Since September 2008, only two people have hosted SNL three times: Jon Hamm and last night’s singing and dancing MC, Anne Hathaway. Not only should those two make ridiculously talented babies together, they’re also in many ways the ideal SNL host. They have an easy rapport with the cast, posses a superb sense of comic timing, and are game for anything. Whether it’s portraying a greased-up sax man or being vomited upon by a baby, both Hamm and Hathaway seemingly have an inability to say no, and that’s a good thing for SNL.
That’s also why I’ve liked all of their previous appearances, and why I enjoyed last night’s, too. Some people accuse Hathaway of trying too hard (based solely on James Franco sleep farting his way through the Oscars), and while I do agree to a certain extent that she feeds off unanimous acceptance (like any theater kid), I think pulling out the “sad desperation” card is unfair at best, sexist at worst. Hathaway nailed all of her sketches — with Crazy Carrie Mathison as the highlight — and if anything, wasn’t in enough of them. It wasn’t an amazing episode by any means (Weekend Update was thoroughly mediocre), but because of Hathaway’s near-manic energy and enthusiasm, it flew by. That’s a good thing on the level of Bill Hader as Saul Berenson.
A goodbye to Mitt Romney that doubled as an early farewell to Jason Sudeikis, who will likely leave SNL in January. I enjoyed his impression, but you got the sense that the writers were running out of ways to make fun of the milk drunker, which sounds like a derogatory term a seven-year-old would say during recess. “HEY MILK DRINKER, YOU DONE DRINKING YOUR MILK???”
FYI: Tagg Romney has TOTALLY butt-chugged at some point in his life.
Am I listening to Les Misérables in Concert while writing this? Yes.
Might that effect my critical opinion for Hathaway’s monologue? Yes.
Did I like Hathaway’s monologue, a bombastic musical number in the style of Les Misérables? Yes.
Am I going to watch Jason Segel and Neil Patrick Harris sing “The Confrontation” for the 100th time? Yes.
Is God forgiving? No.
Congratulations to newbies Aidy Bryant and Cecily Strong for getting the post-monologue sketch, one that I didn’t particularly like, despite enjoying their performances. I worry, though, that Strong is already being typecasted as a, like, a character straight out of, like, a Clueless ripoff, the same way Nasim Pedrad too often plays young girls. But, hey, she’s doing better than Tim Robinson, who may or may not be dead.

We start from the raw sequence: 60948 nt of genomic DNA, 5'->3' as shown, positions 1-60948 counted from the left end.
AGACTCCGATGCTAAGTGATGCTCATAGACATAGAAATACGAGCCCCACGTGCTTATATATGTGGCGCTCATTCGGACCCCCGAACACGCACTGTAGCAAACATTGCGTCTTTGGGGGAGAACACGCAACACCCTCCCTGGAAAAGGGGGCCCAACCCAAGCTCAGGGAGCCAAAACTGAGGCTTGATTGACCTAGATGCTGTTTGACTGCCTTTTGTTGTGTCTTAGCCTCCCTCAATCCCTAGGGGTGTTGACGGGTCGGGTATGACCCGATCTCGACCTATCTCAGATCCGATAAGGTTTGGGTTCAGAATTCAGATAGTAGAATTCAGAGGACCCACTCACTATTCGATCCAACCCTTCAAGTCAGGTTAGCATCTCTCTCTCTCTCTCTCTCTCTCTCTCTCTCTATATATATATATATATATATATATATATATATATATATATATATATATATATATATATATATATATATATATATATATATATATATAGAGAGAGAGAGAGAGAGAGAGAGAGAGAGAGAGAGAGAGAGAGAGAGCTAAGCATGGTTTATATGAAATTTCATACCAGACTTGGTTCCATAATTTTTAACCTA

Any sketch that ends with a baby vomiting some sort of toxic green goo at the camera, especially one with a song as catchy as “Mokikki,” is OK in my book. Between this, “Lincoln,” and “Sad Mouse,” SNL is having better success with lowercase digital shorts than any of last year’s uppercase Digital Shorts.
I saw some jerks complaining on Twitter (I know, right?) that SNL‘s Homeland parody totally missed the point of the show, and that painting Carrie as crazy as Hathaway portrayed her was misleading and offensive. By the beard of Saul, I proclaim those people to be wrong. This sketch was fantastic. It didn’t feel like whoever wrote it was pandering, which often happens with SNL spoofs; the references were so specific, like Carrie’s jazz freakout and “no, no, NO, no” tirade and Dana’s wandering with her hands covered by her hoodie, that only a real fan of Homeland could write it. It did what a good parody should do: focus on the eccentricities of the source material.
But seriously, Bill Hader as Saul Berenson 4 Life. I want his portrait tacked up on my Pepe Silvia wall.
The idea behind this one, in which two employees think they’re about to be fired and unleash a verbal assault on their coworkers, is solid, but the putdowns weren’t strong enough for “McDonald’s Firing” to be any better than: meh. On the plus side, I think I’ve been to the McDonald’s in the exterior shot. They do good work.
A mediocre Weekend Update was saved by the ever-welcome Drunk Uncle, who railed against the election, Spotify, and “Jewspapers,” my favorite Jewish play on words outside of Jewy Lewis and the Ruse. Because they’ll take your money, you see.
Woah woah woah gay men living in an East Coast state? You had me with the Homeland thing, SNL, but this stretched the limits of credibility.
Sudeikis and Hathaway have a natural chemistry together, which is the main reason why “American Gothic” succeeded. It had a nice build to its inevitable conclusion (SPOILER: they F*CK), including the two of them pretending to be a part of the “THIS guy, no, THIS guy” promos that Family Guy once spoofed. FUN FACT: the man in Grant Wood’s painting is modeled after his dentist, and the woman, his sister, she of the soup can neck.
I support Rihanna bringing back the Windows Media Player visualization look.